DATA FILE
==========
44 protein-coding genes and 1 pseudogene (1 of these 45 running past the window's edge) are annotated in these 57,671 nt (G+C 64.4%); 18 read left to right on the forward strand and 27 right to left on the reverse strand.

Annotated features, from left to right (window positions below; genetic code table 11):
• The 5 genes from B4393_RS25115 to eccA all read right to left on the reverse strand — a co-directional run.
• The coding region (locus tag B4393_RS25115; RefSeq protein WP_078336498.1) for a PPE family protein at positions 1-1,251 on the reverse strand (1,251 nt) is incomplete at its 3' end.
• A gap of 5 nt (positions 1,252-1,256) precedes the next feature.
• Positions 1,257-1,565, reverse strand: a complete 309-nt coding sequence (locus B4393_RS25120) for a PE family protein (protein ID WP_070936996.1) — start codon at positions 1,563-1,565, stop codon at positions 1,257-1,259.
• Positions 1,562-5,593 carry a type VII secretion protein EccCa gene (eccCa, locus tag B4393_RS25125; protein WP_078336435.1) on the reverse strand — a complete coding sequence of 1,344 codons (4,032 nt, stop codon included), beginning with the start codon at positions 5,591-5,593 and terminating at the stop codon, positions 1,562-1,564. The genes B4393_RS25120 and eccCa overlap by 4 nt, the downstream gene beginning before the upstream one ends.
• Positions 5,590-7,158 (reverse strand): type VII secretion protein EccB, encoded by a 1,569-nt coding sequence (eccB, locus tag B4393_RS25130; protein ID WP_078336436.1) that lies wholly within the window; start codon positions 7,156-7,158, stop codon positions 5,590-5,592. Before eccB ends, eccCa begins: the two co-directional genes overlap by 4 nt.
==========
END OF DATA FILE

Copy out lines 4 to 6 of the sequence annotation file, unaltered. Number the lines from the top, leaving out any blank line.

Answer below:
• The coding region (locus tag B4393_RS25115; RefSeq protein WP_078336498.1) for a PPE family protein at positions 1-1,251 on the reverse strand (1,251 nt) is incomplete at its 3' end.
• A gap of 5 nt (positions 1,252-1,256) precedes the next feature.
• Positions 1,257-1,565, reverse strand: a complete 309-nt coding sequence (locus B4393_RS25120) for a PE family protein (protein ID WP_070936996.1) — start codon at positions 1,563-1,565, stop codon at positions 1,257-1,259.